Aziz Rumsfeld meet amid airstrike tension
The US Secretary of Defence expressed great respect for President Musharraf after discussions with the Pakistan PM.
Secretary of Defence Donald Rumsfeld expressed great respect for Pakistani President Pervez Musharraf on Monday after discussions with the country's Prime Minister on a range of issues.
During a brief encounter with reporters, Rumsfeld declined to provide details of his meeting with Prime Minister Shaukat Aziz, although it seemed certain that they discussed US-Pakistani tensions resulting from a deadly incident last week near the Afghan-Pakistani border.
"We're delighted that the prime minister was able to come by," Rumsfeld said, expressing great respect for him and Musharraf as well.
Rumseld noted that Aziz has a meeting with President George W Bush on Tuesday.
In recent days, thousands of Pakistanis have been demonstrating to denounce a US airstrike on January 13 that killed Pakistani civilians.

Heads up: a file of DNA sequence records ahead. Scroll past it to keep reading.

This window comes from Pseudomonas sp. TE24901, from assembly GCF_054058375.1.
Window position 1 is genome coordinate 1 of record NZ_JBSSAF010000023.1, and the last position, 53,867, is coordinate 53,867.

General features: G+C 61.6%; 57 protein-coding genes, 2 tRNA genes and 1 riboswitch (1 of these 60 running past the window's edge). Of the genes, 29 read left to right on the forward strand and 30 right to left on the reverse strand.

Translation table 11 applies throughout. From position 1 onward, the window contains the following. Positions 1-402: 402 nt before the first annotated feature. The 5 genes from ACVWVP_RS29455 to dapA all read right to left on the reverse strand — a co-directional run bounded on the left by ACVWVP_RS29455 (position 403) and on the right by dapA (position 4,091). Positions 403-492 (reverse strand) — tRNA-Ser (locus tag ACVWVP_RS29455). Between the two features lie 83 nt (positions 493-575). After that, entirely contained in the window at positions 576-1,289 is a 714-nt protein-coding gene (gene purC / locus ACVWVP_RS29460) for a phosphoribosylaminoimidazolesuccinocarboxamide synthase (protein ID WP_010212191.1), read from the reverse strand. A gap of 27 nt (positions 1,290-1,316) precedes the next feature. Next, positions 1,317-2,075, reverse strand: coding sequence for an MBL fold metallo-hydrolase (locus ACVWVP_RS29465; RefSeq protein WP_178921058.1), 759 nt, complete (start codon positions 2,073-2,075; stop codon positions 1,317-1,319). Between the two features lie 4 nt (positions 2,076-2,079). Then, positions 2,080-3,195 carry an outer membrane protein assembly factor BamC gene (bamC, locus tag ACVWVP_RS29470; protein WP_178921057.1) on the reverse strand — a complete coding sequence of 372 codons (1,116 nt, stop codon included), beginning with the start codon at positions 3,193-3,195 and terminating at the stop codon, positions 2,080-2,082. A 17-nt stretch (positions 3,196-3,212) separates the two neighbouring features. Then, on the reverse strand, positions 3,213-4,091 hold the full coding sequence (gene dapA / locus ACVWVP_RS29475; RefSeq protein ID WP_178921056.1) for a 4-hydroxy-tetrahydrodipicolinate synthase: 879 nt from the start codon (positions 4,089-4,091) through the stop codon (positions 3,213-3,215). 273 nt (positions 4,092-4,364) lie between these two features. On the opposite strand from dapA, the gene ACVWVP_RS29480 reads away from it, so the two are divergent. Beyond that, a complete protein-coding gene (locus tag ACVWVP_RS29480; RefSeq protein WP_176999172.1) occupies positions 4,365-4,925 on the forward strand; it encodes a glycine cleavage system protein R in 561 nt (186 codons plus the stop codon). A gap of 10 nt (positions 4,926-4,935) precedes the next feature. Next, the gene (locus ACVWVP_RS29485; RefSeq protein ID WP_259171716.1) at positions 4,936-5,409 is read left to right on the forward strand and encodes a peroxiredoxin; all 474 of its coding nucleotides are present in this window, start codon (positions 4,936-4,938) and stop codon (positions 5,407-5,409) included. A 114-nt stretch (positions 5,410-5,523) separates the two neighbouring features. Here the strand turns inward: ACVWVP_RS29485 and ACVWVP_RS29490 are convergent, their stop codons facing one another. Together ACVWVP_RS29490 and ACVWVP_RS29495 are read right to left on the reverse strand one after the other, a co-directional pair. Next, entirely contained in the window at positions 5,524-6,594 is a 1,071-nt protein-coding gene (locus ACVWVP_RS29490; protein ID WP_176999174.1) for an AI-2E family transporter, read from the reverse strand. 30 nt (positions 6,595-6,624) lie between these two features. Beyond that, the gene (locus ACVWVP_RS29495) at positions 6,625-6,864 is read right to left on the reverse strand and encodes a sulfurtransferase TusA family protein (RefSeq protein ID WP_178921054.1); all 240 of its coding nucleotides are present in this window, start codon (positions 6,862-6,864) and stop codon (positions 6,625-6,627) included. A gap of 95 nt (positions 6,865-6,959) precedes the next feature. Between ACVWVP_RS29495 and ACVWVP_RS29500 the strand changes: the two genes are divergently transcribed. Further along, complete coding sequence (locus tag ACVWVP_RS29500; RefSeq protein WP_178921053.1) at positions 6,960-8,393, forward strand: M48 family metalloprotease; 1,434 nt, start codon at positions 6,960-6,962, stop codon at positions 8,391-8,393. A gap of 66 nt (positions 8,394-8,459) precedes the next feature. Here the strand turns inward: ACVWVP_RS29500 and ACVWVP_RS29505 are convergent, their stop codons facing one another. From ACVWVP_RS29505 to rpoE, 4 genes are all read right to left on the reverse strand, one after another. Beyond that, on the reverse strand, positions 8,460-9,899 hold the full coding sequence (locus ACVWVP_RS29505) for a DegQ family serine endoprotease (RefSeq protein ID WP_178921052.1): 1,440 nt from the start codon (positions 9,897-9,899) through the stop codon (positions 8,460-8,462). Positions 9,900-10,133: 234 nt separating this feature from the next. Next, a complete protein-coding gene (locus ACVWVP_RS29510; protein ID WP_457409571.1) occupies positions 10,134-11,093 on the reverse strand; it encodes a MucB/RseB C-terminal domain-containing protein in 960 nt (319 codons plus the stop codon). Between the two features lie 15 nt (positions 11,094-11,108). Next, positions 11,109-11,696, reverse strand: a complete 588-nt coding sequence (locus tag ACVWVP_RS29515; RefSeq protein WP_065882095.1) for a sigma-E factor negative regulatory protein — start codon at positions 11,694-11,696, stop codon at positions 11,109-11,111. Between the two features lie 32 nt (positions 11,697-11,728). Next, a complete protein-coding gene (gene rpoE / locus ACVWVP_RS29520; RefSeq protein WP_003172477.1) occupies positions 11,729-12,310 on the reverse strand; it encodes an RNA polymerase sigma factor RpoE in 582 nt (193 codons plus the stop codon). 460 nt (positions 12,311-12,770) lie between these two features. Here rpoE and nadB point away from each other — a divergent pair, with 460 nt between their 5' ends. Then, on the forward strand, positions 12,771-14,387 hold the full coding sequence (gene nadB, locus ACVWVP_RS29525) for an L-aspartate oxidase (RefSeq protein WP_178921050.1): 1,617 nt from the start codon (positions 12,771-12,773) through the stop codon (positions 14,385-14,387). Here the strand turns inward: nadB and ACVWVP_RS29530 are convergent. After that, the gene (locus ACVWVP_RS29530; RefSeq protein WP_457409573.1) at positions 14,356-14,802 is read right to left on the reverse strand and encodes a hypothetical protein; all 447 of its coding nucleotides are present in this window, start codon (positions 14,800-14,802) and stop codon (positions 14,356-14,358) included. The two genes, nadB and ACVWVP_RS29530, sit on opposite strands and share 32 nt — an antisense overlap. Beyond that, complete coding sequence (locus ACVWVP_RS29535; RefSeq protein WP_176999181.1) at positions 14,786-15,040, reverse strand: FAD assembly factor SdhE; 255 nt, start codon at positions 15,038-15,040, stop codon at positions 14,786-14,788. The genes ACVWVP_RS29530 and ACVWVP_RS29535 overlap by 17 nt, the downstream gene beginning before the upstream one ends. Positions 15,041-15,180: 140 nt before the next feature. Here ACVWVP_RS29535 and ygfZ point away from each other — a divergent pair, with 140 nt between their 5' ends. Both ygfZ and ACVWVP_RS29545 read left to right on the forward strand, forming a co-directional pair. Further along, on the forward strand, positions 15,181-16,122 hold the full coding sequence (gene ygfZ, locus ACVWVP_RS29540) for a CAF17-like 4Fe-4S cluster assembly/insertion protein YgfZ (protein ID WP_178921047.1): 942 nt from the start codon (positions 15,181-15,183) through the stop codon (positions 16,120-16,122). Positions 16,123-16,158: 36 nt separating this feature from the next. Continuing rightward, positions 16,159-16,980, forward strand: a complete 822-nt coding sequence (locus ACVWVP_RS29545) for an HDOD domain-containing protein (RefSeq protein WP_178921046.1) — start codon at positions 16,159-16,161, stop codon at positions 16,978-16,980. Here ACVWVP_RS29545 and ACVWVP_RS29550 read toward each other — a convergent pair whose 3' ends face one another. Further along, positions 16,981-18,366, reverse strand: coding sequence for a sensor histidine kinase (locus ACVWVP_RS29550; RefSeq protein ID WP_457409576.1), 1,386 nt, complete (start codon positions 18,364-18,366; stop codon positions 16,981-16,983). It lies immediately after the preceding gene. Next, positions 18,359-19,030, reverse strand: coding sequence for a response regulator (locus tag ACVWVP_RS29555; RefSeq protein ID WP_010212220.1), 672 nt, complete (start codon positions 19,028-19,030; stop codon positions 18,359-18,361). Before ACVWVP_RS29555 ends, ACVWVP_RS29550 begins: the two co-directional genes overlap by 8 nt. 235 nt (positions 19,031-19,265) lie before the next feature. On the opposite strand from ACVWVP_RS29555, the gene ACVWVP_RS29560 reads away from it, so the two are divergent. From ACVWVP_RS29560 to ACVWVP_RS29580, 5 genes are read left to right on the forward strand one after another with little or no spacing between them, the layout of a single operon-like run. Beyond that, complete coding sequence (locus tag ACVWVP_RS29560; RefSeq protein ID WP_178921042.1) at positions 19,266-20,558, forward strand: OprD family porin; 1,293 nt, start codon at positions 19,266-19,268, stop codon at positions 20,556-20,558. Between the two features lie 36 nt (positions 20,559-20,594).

Later Monday, Aziz appeared before US businessmen and discussed the investment climate in his country.
Touting business opportunities in Pakistan, Aziz said foreign investors are reaping 30 to 50 per cent profit increases annually and "laughing all the way to the bank."
He said foreign businesses invested $3 billion last year, up from $1.5 billion in 2004. "We think there can be much more," Aziz said. He added that these companies are doing well because the Pakistani middle class is spending more.
"There are no sweetheart deals any more," Aziz said. "Everything is transparent."
Aziz made no reference to US-Pakistani relations during his 45-minute appearance at the US Chamber of Commerce.
Presidential adviser Dan Bartlett on Monday defended the way America fights Al-Qaeda in Pakistan.
"It's a tough part of the world; it's hard to access; it's hard to penetrate," Bartlett told Fox News. "And when we do, it's important that we be able to strike on the offense, and that's something we'll continue to attempt to do."
Relations between Islamabad and Washington have deteriorated since the attack, which killed at least 13 civilians, including women and children. Anti-American rallies in Pakistan are entering their second week.